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Ingredient Substitutions for this Nutty Soba Noodle Salad
Turn this recipe into your own with a few simple substitutions using ingredients you already have on hand:
- Any type of noodle will work in this salad in place of the soba noodles. Udon noodles, thick rice noodles or even egg noodles would all work here.
- Tamari, a Japanese soy sauce, is used as a gluten free substitute for soy sauce. Not all tamari varieties are gluten free however, so do make sure to read the ingredient labels. Soy sauce can be substituted for tamari, but the soba noodle salad will no longer be gluten free.
- Any type of sugar can be used in place of the coconut sugar. I would use rapadura or dark brown sugar, but if white sugar is all you have on hand then use that. I use coconut sugar as I love the caramel flavour it adds, but the primary function of the sugar is to balance out the lime juice, so anything that adds sweetness will work here.
- I prefer to use seasoned tempeh as it is (as the name suggest) already seasoned and adds additional flavour to the salad. The seasoned tempeh can be substituted with natural tempeh if preferred.
- Firm tofu can be used in place of the seasoned tempeh.
- If you are a carnivore then some poached shredded chicken would be delicious in addition to, or in place of, the tempeh.
- Mix up the vegetables according to what you have on hand. It will still be delicious.
How to make the most Delicious Soba Noodle Salad Recipe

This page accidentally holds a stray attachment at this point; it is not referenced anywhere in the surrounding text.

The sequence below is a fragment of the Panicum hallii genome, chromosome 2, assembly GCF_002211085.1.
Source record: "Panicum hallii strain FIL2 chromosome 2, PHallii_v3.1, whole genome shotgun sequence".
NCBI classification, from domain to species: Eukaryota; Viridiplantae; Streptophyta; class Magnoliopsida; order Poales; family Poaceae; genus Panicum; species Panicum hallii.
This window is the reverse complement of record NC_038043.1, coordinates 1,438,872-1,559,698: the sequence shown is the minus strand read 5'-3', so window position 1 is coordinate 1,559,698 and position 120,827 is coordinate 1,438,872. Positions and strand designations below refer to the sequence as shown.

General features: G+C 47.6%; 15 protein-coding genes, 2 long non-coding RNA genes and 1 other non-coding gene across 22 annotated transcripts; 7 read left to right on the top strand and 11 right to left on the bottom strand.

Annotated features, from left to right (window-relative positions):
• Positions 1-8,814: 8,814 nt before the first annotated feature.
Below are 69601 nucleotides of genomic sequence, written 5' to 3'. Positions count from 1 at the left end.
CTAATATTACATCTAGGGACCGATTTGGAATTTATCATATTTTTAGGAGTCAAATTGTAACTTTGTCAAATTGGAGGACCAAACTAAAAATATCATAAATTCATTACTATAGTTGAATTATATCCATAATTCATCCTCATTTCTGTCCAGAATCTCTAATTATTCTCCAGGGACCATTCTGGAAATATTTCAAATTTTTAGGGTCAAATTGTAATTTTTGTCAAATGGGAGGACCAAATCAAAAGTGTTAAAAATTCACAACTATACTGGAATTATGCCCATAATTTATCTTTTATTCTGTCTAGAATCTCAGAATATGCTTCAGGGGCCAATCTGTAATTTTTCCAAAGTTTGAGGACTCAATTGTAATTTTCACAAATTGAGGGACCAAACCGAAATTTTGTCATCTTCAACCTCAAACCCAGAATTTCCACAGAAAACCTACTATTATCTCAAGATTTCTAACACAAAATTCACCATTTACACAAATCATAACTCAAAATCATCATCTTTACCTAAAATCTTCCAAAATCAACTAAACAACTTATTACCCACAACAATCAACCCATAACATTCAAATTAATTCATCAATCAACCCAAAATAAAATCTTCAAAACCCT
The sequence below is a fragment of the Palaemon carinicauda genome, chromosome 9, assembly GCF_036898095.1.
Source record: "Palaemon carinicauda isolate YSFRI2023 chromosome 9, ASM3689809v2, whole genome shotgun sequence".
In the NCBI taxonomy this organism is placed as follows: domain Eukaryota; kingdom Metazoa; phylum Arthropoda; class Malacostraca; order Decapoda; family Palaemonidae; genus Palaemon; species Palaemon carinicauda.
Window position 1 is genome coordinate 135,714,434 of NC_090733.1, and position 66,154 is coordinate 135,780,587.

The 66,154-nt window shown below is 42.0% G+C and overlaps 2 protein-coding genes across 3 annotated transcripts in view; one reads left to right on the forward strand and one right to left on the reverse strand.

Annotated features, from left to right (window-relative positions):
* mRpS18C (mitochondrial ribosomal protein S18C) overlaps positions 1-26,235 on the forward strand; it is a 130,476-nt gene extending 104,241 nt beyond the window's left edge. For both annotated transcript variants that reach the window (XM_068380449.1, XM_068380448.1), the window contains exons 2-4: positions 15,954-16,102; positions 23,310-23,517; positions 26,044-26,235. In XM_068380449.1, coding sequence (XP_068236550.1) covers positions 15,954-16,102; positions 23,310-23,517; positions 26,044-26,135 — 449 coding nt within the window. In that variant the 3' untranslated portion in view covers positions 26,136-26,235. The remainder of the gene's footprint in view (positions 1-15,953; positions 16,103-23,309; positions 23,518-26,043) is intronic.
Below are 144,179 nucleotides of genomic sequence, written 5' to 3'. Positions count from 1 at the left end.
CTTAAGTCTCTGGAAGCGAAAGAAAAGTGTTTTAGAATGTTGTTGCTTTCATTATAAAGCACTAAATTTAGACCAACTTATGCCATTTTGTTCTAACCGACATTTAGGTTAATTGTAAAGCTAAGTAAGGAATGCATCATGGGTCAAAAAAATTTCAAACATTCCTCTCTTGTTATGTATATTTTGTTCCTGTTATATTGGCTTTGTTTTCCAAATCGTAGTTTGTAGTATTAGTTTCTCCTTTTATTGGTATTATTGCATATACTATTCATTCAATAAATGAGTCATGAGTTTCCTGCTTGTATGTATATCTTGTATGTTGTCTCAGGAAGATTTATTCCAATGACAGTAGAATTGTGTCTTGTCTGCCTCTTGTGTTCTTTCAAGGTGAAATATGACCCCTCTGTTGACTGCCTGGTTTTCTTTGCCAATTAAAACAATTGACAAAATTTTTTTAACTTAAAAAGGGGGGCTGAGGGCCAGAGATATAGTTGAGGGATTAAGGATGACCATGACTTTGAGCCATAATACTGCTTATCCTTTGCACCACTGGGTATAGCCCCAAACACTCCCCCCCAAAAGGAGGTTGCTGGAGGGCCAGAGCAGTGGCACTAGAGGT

I leave you with a few tips to make this soba noodle salad recipe the best you have ever tried. Promise!
- The salad dressing will appear quite thick when all the ingredients are combined. This is deliberate. I like to drain the soba, then immediately mix in the dressing. Any water clinging to the hot noodles will thin the dressing out so it can coat the vegetables and noodles.
- If your noodles seem quite dry before you add the dressing, you may need to thin the dressing with a little hot water before you pour it over the soba noodles.
- I have not added chilli to the dressing as I serve this soba noodle salad to The Princess. However, if you like chilli I highly recommend that you add it in.
- Every single packet of soba noodles I have bought has had different cooking instructions on it. I assume this is related to the percentage of wheat flour in the noodles. Follow the instructions on the back of the packet for best results.
- This salad will sit quite happily once made, and will keep for up to three days in the fridge. Make it in advance for dinner, or keep it for a quick lunch through the week.
One year ago: How To Make The Best Pizza Sauce
Two years ago: Lentil & Roast Beef Salad
Three years ago: 5 Minute Sour Cream Salad Dressing